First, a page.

Early in 2023, the revival of aviation gained steam as the Chinese economy started to open again. Everyone who has travelled will have observed that there are more airline options available in addition to the fact that aeroplanes are flying at capacity. What was a daily flight is now a three times per week service. And there are now two flights every day instead of the previous one, as reported by Bloomberg.
For the first time since the pandemic shut down the sector, the volume of commercial flights has consistently topped 2019 levels. FlightRadar24 data show that starting February 6, the seven-day rolling average flight count has been higher than the level for 2019. The seven-day average now stands at 109,330 flights, up from 105,724 four years ago, according to the most recent figures.
But, the rebound hasn’t caused the use of jet fuel to reach a new high. The Airbus A350 and the Boeing 787 are two examples of the more fuel-efficient aircraft that have replaced gas guzzlers in the aviation sector.
The recovery in the number of daily flights is disproportionately skewed towards national and regional routes, which use less fuel than long-haul, trans-continental routes, which is another reason why the demand for jet fuel is still below pre-pandemic levels. Flights to and from Asia in particular are still significantly below their pre-pandemic levels. The trans-Pacific route, which consumes a lot of jet fuel, has not yet recovered.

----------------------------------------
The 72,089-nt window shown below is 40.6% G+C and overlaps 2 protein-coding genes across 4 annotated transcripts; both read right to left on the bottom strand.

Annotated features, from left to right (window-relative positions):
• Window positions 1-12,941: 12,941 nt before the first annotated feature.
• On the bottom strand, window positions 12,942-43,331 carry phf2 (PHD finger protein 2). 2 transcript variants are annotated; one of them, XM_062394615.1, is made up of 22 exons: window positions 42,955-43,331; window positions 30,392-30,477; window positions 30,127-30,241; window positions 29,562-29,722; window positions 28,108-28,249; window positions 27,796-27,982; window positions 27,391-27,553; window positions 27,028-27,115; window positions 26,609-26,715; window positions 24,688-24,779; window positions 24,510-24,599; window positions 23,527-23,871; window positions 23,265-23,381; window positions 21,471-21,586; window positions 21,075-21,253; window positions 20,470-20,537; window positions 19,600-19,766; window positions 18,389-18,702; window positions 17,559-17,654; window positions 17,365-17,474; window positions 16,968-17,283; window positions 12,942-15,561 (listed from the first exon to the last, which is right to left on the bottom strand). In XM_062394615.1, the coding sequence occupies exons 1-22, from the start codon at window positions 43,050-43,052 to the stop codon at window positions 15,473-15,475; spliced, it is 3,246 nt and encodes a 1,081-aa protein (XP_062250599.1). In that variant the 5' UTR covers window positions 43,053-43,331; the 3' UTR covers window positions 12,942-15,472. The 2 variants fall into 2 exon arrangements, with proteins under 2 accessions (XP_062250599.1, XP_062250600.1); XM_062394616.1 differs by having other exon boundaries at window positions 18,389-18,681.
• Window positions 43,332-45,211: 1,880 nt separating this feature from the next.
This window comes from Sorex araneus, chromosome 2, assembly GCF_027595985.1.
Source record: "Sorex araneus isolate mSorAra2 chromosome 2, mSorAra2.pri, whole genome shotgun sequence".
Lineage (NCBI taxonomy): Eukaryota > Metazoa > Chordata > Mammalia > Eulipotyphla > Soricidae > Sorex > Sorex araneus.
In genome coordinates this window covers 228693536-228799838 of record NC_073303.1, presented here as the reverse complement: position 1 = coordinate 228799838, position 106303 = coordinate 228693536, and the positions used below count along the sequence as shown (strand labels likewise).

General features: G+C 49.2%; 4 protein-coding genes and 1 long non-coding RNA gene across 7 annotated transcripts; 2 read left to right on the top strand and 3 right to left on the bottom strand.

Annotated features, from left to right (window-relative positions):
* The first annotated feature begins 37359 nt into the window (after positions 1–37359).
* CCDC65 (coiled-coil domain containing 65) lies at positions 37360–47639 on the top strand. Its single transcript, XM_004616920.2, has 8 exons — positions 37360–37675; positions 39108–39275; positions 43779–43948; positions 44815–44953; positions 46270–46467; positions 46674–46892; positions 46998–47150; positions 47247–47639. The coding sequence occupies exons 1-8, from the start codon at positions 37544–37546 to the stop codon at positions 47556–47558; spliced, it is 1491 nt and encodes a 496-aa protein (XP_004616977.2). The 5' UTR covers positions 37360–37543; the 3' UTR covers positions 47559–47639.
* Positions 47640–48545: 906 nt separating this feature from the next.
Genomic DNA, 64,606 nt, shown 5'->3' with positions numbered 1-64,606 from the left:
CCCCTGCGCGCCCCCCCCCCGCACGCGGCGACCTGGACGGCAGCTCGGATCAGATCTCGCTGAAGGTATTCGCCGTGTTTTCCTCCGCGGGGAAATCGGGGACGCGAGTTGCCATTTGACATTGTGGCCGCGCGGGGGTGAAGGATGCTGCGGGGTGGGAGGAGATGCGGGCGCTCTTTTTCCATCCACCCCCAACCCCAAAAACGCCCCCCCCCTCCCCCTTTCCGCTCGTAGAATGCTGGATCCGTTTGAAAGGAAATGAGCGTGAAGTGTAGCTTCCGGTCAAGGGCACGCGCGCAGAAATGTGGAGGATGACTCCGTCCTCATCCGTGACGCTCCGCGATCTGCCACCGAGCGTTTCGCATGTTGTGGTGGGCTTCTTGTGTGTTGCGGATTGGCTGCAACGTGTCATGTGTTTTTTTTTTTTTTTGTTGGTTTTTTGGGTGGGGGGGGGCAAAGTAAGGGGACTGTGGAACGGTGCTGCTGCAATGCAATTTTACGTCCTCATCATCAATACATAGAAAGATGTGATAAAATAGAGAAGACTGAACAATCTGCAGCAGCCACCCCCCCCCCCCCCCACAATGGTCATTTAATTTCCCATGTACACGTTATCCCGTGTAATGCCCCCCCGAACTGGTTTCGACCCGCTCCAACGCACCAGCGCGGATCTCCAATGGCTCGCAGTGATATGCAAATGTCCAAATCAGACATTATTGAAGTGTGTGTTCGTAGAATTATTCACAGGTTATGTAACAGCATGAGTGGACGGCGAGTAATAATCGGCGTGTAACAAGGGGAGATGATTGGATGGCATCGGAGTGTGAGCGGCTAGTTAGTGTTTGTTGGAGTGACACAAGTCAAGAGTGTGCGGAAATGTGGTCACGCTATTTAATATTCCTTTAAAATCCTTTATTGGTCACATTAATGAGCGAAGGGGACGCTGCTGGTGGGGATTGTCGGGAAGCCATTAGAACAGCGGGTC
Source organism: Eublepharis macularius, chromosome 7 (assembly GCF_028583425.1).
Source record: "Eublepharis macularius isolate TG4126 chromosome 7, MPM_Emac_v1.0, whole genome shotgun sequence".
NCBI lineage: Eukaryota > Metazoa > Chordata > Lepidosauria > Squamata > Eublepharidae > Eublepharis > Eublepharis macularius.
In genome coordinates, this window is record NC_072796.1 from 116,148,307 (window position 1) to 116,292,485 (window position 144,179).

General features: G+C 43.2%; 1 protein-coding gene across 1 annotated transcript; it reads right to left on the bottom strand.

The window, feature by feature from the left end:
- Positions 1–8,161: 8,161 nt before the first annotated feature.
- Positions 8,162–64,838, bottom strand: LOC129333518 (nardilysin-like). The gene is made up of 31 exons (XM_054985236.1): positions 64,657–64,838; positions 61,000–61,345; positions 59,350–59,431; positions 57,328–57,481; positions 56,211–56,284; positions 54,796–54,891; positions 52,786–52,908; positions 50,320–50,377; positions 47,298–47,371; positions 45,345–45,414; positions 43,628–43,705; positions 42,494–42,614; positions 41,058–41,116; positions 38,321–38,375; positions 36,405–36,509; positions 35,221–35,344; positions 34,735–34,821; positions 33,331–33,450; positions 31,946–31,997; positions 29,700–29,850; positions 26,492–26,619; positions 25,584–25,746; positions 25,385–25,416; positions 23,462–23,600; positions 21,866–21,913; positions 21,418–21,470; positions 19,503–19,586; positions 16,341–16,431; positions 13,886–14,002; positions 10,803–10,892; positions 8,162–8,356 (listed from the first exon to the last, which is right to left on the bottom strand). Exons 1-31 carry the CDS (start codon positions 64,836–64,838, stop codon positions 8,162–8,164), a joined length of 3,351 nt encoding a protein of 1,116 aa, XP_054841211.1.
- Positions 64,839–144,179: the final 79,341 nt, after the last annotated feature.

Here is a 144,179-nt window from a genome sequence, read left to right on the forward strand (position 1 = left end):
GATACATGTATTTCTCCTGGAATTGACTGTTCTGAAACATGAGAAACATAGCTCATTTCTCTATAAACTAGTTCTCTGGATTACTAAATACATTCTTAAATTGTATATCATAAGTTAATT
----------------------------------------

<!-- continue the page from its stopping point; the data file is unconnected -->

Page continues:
Global jet fuel demand is expected to increase to an average of roughly 7.2 million barrels per day in 2023, up from 6.1 million barrels per day in 2022 and 4.7 million barrels per day in 2020, according to the International Energy Agency. The amount of jet fuel consumed in 2019 reached a record high of 7.9 million.
The last component of the oil barrel to return to, or at least equal, its pre-pandemic consumption level is jet fuel. Several significant refined product demands have already surpassed that of 2019 levels, such as LPG, naphtha, diesel, and fuel oil. And despite the rising popularity of electric vehicles, gasoline consumption will almost probably rise to meet its pre-pandemic level this year.
But jet fuel won’t be left behind for long. Pent-up demand, particularly in Asia, is a powerful force, and by 2024, it’s conceivable that jet fuel consumption will have reached a record high. Every component of the oil barrel will be more expensive at that time than they were in 2019. An increase in oil demand has returned.
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